A few days back Facebook admitted to Portal not to use it for promotional purposes. Now you row back. The data could be used for targeting.
In the midst of the hustle and bustle of the recent data hack, Facebook last week presented its smart home device portal prominently. It was of course particularly important to the privacy of the users have been laid and it had been assured that the data collected would not be used for advertising on Facebook. What was hard to imagine a few days back is now a fallacy. Because Facebook confirms that data from video calls could be used for targeting.
U-turn to Portal is no surprise
Recently, we talked about the launch of Facebook’s Smart Home screen Portal and wondered if the claims that you do not want to use data for promotional purposes should be taken very seriously in the context of Facebook’s business model. The official website said:
Facebook does not listen to, or keep track of the contents of your video video calls. Your Portal conversations between you and the people you are calling.
In addition, a Facebook employee in conversation with Recode stated:
No data collected through portal – even call log data or app usage data, like the fact that you are listening to.
These insurance policies are now as flimsy as they had been before. Because Kurt Wagner now reports to Recode that Facebook has revised his answer a bit. Although no ads are planned for Portal itself, you can use the data that arise when using apps via the portal or video calls, but for targeting on other platforms in the Facebook cosmos.
Wagner quotes a Facebook spokesperson as follows:
Portal voice calling is built on the Messenger infrastructure, so when you make a video call on portal, we collect the same types of information (ie usage data such as length of calls, frequency of calls) , We may use this information to inform you about our platforms. Other general usage data, such as aggregate usage of apps, etc., may also feed into the information that we use to serve ads.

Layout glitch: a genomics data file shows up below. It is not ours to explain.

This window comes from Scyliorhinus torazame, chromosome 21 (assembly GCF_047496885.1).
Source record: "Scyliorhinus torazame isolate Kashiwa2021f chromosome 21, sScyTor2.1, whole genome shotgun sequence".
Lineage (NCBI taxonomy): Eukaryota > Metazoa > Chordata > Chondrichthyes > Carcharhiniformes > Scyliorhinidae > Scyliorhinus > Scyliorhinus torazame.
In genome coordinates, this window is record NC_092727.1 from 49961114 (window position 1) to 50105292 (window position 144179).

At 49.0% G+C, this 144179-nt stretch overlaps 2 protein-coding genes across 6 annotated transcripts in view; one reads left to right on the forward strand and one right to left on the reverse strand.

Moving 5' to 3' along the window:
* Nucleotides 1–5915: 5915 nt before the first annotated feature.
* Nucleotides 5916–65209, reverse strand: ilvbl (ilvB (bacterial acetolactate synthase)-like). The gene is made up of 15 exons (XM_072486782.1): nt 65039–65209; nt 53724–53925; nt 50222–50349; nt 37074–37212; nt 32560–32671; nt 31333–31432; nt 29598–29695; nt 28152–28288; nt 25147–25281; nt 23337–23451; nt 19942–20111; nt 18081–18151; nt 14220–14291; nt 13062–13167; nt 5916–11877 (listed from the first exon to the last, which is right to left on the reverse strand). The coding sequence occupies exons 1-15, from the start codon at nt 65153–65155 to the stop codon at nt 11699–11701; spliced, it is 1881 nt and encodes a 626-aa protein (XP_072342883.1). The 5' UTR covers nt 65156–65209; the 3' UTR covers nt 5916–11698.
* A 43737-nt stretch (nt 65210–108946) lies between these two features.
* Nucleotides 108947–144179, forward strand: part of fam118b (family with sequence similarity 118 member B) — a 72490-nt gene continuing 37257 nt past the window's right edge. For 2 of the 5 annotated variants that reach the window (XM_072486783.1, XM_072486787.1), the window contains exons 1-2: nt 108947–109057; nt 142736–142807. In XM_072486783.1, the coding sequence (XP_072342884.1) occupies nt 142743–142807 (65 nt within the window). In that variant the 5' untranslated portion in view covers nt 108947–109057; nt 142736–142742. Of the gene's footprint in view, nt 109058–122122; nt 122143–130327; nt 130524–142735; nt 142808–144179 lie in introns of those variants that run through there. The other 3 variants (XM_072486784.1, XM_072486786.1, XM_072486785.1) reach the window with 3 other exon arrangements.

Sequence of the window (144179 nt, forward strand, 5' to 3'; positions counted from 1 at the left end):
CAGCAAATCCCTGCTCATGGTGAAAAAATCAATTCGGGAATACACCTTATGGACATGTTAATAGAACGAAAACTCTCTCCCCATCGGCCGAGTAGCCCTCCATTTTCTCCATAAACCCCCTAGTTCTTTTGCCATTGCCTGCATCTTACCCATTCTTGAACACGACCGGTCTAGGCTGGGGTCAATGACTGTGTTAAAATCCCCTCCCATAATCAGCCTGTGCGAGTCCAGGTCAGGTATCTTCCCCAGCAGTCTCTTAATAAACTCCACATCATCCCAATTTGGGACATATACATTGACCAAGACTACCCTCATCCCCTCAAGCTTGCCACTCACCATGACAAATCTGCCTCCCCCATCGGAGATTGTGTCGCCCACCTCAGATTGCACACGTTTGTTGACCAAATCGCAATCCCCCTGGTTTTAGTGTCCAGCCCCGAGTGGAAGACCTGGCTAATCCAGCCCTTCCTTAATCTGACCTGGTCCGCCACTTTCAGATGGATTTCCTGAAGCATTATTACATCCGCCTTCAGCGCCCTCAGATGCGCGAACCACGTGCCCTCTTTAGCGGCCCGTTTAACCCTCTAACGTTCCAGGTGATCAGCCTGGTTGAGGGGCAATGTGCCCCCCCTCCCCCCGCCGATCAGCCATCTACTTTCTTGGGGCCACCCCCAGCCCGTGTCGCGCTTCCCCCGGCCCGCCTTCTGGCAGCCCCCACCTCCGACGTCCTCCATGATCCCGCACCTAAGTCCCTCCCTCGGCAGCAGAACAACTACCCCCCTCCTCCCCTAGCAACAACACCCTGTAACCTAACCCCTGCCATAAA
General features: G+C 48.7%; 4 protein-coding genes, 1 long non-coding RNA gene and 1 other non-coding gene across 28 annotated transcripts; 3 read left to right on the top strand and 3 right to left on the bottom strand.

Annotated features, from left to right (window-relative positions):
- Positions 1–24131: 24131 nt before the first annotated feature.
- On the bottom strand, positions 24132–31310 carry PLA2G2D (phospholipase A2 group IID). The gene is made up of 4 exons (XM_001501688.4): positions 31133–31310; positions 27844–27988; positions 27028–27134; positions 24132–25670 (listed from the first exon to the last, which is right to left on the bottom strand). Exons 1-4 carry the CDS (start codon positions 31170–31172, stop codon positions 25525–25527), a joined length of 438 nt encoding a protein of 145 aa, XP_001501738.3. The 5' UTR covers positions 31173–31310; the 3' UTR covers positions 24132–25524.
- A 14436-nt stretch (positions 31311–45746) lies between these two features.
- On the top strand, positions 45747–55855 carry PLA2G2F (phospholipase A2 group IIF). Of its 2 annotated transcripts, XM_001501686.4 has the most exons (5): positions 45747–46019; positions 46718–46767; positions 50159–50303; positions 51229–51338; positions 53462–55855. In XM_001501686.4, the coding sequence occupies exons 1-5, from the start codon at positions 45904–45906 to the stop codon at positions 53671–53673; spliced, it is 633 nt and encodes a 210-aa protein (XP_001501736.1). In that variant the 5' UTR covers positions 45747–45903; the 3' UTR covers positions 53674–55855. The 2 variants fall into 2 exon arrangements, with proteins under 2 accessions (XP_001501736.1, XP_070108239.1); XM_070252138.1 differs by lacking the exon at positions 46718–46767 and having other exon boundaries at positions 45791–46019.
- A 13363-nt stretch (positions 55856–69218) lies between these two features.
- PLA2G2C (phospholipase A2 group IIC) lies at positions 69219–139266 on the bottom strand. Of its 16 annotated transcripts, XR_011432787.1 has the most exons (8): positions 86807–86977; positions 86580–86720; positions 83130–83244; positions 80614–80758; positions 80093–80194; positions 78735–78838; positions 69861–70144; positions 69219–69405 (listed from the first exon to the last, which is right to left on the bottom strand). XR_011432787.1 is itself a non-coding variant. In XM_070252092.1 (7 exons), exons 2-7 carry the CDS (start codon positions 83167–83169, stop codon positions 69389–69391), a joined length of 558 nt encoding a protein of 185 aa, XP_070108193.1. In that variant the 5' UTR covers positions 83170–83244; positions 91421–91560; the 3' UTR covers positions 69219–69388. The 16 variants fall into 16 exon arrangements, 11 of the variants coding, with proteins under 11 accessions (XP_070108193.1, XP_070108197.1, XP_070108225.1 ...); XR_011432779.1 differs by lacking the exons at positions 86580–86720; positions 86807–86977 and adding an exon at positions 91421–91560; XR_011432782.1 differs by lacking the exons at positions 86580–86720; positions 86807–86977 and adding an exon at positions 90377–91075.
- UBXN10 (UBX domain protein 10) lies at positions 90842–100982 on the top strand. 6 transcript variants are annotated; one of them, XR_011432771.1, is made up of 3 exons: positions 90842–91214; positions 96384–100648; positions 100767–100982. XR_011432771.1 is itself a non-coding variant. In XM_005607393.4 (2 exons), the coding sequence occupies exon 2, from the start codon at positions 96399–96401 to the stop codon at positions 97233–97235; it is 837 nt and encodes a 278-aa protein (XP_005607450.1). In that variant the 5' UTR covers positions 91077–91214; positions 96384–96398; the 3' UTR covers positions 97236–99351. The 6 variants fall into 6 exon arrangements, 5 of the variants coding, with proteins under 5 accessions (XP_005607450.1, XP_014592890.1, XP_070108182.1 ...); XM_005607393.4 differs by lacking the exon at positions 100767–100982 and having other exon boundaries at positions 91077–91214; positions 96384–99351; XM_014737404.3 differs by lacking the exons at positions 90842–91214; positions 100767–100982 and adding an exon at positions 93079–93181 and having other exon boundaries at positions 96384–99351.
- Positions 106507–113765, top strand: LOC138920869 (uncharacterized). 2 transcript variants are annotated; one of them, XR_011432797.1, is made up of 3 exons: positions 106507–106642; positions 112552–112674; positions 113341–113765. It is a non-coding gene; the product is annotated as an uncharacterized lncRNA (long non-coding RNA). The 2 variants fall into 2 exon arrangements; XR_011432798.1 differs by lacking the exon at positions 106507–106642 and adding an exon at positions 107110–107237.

However, the cautious wording “may use” should leave no doubt that the use of the data is intended for advertising. After all, Facebook’s business model is designed for that. The company may also generate revenue by selling the devices. But above all, it is the specific knowledge of user behavior that can be monetized best.
Facebook’s vice president of product management, Rafa Camargo, told Recode that they could use the data, but he did not know if that would happen. That the possibility is ultimately not used, is about as likely as the scenario in which Google has developed his criticized search app for China only as a test balloon in order not then bring this on the market.
A smart home device with video focus and microphones positioned in many living rooms and other spaces is an excellent way to identify personal information and then use it for specific targeting. And after all, Facebook has now moved away from the implausible attitude that this is by no means planned. One may be curious, however, how many devices will eventually sell in the course of the delicate data losses of the past few weeks and months. Here the users have to find a balance between entertainment and privacy; because Facebook will take care of only limited.